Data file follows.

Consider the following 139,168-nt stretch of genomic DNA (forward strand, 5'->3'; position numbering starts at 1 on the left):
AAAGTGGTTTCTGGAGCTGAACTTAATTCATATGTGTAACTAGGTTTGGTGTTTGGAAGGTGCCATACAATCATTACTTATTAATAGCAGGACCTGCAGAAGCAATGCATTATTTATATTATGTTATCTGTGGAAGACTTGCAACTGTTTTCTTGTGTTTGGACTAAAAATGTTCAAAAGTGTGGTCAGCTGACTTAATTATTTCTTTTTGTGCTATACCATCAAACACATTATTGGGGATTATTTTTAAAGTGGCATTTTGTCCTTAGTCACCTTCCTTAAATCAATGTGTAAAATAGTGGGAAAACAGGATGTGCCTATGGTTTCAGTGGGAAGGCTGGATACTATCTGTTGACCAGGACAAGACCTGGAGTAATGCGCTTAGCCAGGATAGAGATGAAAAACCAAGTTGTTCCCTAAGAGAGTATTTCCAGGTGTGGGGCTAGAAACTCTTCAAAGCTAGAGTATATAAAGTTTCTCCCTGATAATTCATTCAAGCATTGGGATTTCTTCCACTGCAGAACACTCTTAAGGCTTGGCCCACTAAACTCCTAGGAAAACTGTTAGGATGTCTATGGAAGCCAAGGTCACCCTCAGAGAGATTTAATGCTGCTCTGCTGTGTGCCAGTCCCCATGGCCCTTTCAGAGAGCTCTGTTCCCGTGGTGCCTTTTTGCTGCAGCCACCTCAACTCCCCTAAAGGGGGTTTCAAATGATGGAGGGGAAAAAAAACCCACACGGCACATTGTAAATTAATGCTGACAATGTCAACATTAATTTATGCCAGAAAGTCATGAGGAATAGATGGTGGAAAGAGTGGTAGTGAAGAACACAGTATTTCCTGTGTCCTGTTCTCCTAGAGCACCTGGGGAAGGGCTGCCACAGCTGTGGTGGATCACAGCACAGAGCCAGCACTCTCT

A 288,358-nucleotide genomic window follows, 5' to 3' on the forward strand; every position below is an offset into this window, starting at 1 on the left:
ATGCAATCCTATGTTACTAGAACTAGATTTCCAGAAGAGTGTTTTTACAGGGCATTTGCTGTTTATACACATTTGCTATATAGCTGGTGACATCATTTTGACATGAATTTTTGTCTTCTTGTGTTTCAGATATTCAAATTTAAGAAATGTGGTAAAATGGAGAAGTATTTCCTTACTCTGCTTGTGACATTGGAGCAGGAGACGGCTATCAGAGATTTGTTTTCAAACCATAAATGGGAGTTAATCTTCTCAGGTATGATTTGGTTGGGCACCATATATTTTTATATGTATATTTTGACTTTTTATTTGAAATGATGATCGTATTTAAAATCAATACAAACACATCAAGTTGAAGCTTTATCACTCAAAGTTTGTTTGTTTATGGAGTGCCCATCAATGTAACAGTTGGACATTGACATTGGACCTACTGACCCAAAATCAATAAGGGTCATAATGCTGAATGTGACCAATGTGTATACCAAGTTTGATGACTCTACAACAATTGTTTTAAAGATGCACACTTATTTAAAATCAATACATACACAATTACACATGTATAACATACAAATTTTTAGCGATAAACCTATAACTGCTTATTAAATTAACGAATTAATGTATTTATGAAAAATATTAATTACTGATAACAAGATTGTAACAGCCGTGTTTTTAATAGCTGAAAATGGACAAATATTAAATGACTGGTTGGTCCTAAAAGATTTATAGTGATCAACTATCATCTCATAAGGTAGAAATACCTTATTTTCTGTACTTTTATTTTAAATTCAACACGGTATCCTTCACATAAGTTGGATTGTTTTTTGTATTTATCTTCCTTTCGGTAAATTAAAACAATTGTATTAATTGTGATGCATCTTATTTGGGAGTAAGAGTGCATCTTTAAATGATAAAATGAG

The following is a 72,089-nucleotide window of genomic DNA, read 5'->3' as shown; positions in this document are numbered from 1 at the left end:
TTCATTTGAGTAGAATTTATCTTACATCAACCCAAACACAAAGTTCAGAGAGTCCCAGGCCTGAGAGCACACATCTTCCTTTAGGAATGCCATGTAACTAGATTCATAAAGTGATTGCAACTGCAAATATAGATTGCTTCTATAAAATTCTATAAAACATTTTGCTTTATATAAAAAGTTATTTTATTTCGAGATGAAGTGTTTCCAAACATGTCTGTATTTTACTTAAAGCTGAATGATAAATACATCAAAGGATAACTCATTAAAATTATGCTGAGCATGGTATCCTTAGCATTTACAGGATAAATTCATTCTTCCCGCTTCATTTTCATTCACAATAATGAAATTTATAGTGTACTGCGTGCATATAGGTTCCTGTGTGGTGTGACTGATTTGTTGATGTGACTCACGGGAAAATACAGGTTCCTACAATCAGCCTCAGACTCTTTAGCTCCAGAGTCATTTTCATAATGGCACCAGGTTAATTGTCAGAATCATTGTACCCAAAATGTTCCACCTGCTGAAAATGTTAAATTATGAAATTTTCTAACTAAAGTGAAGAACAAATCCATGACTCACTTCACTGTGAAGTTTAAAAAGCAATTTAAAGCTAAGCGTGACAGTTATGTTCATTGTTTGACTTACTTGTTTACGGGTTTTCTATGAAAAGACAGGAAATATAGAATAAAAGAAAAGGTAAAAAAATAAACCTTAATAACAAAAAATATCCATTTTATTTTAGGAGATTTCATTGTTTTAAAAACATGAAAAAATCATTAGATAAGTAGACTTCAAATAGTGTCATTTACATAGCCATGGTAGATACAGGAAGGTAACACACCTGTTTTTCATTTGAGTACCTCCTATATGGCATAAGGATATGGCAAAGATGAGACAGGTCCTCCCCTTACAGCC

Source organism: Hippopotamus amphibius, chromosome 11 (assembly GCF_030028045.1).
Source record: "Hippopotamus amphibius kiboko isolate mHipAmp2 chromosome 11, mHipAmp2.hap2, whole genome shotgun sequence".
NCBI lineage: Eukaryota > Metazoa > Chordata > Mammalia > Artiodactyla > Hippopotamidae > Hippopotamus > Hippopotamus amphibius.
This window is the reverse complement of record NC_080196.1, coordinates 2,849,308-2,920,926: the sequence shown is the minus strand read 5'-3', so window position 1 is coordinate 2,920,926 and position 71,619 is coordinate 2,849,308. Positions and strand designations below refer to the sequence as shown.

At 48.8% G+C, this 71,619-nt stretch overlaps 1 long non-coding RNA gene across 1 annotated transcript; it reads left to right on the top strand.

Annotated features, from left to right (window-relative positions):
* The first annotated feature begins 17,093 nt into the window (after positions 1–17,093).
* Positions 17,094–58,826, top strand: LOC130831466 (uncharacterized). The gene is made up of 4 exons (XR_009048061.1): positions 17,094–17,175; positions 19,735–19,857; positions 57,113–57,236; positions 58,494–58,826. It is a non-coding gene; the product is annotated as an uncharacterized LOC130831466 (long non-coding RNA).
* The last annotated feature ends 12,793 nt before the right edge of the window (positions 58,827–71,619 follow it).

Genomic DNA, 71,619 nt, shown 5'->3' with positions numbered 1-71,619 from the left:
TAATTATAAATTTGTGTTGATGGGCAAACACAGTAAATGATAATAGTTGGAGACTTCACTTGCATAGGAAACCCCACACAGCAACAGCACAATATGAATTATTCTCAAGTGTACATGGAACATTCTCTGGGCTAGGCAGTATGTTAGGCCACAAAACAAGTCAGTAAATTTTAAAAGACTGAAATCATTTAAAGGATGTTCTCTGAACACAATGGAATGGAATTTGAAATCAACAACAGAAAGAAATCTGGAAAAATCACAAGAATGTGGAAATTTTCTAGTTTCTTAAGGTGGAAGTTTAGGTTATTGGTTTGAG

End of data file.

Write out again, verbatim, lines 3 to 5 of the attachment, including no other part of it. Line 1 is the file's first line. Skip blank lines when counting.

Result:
A 288,358-nucleotide genomic window follows, 5' to 3' on the forward strand; every position below is an offset into this window, starting at 1 on the left:
ATGCAATCCTATGTTACTAGAACTAGATTTCCAGAAGAGTGTTTTTACAGGGCATTTGCTGTTTATACACATTTGCTATATAGCTGGTGACATCATTTTGACATGAATTTTTGTCTTCTTGTGTTTCAGATATTCAAATTTAAGAAATGTGGTAAAATGGAGAAGTATTTCCTTACTCTGCTTGTGACATTGGAGCAGGAGACGGCTATCAGAGATTTGTTTTCAAACCATAAATGGGAGTTAATCTTCTCAGGTATGATTTGGTTGGGCACCATATATTTTTATATGTATATTTTGACTTTTTATTTGAAATGATGATCGTATTTAAAATCAATACAAACACATCAAGTTGAAGCTTTATCACTCAAAGTTTGTTTGTTTATGGAGTGCCCATCAATGTAACAGTTGGACATTGACATTGGACCTACTGACCCAAAATCAATAAGGGTCATAATGCTGAATGTGACCAATGTGTATACCAAGTTTGATGACTCTACAACAATTGTTTTAAAGATGCACACTTATTTAAAATCAATACATACACAATTACACATGTATAACATACAAATTTTTAGCGATAAACCTATAACTGCTTATTAAATTAACGAATTAATGTATTTATGAAAAATATTAATTACTGATAACAAGATTGTAACAGCCGTGTTTTTAATAGCTGAAAATGGACAAATATTAAATGACTGGTTGGTCCTAAAAGATTTATAGTGATCAACTATCATCTCATAAGGTAGAAATACCTTATTTTCTGTACTTTTATTTTAAATTCAACACGGTATCCTTCACATAAGTTGGATTGTTTTTTGTATTTATCTTCCTTTCGGTAAATTAAAACAATTGTATTAATTGTGATGCATCTTATTTGGGAGTAAGAGTGCATCTTTAAATGATAAAATGAG

The following is a 72,089-nucleotide window of genomic DNA, read 5'->3' as shown; positions in this document are numbered from 1 at the left end: